‘You are so lucky that I don’t know your thing. Do you understand how lucky you are?’ comic Louis C.K. tells his comeback show audience. ‘Everybody knows my fucking thing, now. Obama knows my thing. Do you understand how that feels? To know that Obama was like “Good Lord!”’
It’s a good point well made. Everyone who knows anything about the world of comedy does indeed know Louis C.K.’s thing. In 2017, when #MeToo exploded, C.K. was ranked by Rolling Stone number four among the 50 best stand-up comics of all time. His sexual proclivity was publicly exposed, he lost numerous television deals and movie contracts and he suddenly found himself cast into outer darkness. All in all, it cost him an estimated $35 million in lost income. His thing? Masturbating in front of not always enthusiastic women, especially female comics and writers.
C.K. — real name, Louis Székely — works his public humiliation into the last part of Sincerely Louis C.K., his new routine. Although it’s quite brave, it’s also the weakest moment, because there’s too much contrition there. In the guise of a comic riff, he delivers a homily about how during sex the fact that a woman may be making moaning noises is no indication that she’s really enjoying it or even consenting. Which may technically be true, but it’s also uncomfortably off-brand. From someone worthy like Ellen DeGeneres, yes. But not from C.K., whose schtick after all is how unapologetically, fearlessly awful he his.
Like Dave Chappelle, C.K.’s gift is for saying the unsayable — for the easy money and the cheap laugh, obviously, but also as a public service: testing the bounds of acceptability, standing up for free speech and exposing society’s hypocrisies. There’s a particular moment where C.K.’s eyes light up and his prey-drive kicks in, when as notices his audience being unaccountably squeamish about a disabled joke. They were fine when he mocked the legless in general, but suddenly became uneasy when he specified that the imaginary butt of his joke had had his legs blown off during a marathon. ‘Why?’ C.K. asks them.
This is how Chappelle and C.K. earn their money: by noticing things (sick, near the knuckle things, preferably) that we’ve all subliminally noticed but never permitted ourselves to articulate. One of the best parts of C.K.’s routine is on why he’s an atheist, starting with a more lowbrow variant of Pascal’s Wager, where he acknowledges the risk of dying and realizing, to your horror, after your death that there is a God after all: ‘Oh, fuck! You’re shitting me? With the beard and everything! Fuck!’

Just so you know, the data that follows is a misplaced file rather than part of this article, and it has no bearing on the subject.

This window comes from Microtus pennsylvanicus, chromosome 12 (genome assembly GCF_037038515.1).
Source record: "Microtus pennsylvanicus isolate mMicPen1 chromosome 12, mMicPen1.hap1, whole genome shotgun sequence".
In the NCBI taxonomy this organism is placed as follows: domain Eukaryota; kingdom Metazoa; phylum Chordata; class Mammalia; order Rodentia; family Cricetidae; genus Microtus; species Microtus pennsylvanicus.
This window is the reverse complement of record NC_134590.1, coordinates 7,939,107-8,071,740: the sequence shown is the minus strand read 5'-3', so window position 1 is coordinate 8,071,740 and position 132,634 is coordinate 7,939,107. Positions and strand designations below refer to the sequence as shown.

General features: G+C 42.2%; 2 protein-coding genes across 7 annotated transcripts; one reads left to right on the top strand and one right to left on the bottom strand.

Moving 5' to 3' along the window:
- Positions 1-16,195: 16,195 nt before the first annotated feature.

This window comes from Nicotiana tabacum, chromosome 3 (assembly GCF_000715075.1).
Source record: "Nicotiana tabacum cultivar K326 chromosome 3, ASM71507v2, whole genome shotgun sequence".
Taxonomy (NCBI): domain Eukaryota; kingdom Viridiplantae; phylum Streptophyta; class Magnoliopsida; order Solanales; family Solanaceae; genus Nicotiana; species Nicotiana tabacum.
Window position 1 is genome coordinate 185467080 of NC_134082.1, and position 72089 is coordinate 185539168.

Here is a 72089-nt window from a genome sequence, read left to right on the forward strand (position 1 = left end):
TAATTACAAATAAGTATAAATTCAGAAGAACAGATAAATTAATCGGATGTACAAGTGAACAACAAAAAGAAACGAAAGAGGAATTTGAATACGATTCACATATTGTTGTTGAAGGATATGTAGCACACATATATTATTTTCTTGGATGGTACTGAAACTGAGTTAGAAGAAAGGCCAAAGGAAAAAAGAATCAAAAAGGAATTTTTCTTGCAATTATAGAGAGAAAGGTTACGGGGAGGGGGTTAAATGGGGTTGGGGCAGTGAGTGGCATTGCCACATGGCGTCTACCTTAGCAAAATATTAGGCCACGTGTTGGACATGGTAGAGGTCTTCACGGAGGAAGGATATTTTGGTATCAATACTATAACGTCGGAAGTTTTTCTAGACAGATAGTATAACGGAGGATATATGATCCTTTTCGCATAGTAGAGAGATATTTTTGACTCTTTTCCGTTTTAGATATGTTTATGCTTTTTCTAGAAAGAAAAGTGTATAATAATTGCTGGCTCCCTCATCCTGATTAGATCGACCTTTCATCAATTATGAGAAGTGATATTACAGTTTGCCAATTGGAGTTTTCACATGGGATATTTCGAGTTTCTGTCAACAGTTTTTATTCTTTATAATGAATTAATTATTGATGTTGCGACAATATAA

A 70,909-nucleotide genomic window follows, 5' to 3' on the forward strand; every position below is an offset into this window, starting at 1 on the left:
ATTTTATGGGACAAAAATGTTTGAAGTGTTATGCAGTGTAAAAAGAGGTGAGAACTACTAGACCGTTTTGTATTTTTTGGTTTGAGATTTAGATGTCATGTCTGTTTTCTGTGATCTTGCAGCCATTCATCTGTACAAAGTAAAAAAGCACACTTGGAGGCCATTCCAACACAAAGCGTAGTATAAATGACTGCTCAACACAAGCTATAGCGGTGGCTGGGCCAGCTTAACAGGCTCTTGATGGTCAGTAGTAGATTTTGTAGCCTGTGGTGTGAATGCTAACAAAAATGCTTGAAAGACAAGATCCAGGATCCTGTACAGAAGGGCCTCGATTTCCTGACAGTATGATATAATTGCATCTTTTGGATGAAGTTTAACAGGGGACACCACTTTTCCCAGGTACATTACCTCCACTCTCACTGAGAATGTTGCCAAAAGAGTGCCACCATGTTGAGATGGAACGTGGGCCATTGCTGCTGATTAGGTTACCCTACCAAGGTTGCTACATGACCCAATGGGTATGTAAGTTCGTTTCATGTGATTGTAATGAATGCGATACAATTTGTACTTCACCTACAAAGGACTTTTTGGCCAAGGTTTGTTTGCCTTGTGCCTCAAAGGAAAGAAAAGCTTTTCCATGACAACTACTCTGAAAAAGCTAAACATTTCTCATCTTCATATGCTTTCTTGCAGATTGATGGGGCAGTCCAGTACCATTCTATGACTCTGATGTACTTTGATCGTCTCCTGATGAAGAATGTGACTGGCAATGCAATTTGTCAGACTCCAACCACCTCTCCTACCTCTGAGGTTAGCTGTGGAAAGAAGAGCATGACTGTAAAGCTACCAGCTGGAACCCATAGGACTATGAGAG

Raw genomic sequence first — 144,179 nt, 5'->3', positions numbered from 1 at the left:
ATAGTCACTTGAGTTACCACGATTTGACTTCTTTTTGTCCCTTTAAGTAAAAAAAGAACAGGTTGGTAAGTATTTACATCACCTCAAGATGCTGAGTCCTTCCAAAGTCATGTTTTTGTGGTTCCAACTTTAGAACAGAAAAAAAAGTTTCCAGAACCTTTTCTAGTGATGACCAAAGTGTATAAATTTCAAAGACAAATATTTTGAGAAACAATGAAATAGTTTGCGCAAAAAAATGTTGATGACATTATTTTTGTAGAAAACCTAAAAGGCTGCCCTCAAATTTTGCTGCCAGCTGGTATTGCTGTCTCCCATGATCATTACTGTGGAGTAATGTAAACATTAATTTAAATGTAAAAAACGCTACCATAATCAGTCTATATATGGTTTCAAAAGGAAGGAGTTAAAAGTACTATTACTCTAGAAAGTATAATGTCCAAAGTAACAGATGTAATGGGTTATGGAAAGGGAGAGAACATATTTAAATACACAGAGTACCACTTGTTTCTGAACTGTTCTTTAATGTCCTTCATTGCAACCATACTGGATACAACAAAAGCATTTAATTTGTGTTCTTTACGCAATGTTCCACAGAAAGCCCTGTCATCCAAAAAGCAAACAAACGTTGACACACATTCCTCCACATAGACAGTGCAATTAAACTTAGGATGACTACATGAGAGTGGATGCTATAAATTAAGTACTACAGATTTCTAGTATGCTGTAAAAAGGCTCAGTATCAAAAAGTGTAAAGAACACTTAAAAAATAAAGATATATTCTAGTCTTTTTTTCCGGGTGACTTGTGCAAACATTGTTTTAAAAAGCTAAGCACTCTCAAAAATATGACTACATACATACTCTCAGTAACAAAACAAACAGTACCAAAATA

An equal-opportunity offender, he moves on to Islam, meditating sensitively on the question of where God gets the 72 virgins who are traditionally awarded to guys like the one ‘who has just blown up a bus in Tel Aviv’. C.K. wonders: ‘Does God have to kill 72 nice girls? Does God make them fresh, like farm-raised salmon: “OK. Nobody fuck these. I’m saving them for that guy…”’
Then it’s the Holocaust: ‘Forty-four members of my family were in Auschwitz.’ Which may be true, but he can’t resist adding: ‘I mean, they were guards, they worked there.’ No they weren’t. C.K. is of Hungarian Jewish heritage. But from ‘too early an age’, he tells us, he realized how much pleasure he could get saying stuff that made people really angry — and lo! a lucrative career was born.
Later —why would you not? — he considers the circumstances under which he would be prepared to fuck a kid and finds that he emerges from this scenario with his moral conscience almost entirely clear. ‘Even if doctors proved that it was beneficial to the health of children,’ he would not have sex with them. ‘I would not fuck a kid to save his life.’
As with Chappelle’s similar routine about the sexual attractiveness of Macaulay Culkin in his child-star era, this riff is both utterly gratuitous and yet somehow desperately necessary. We need heroes like Chappelle and C.K. to go on stage and persuade large audiences to laugh at this kind of material. In doing so they offer us hope: that despite decades of stultifying political correctness imposed on us by everyone from the cops and academics to workplace HR departments, many — or indeed perhaps most — of us just aren’t buying it. We still enjoy a well-crafted sick joke.
To watch this show — called Sincerely Louis C.K. — I had to pay $8 to download it from C.K.’s website. All those entertainment companies that prissily rejected Louis C.K. after his public embarrassment — who did they think he was, St Francis of Assisi? — are going to look like prudes and hypocrites and canting shysters that they are. Funny is money. And Louis C.K. is still very funny.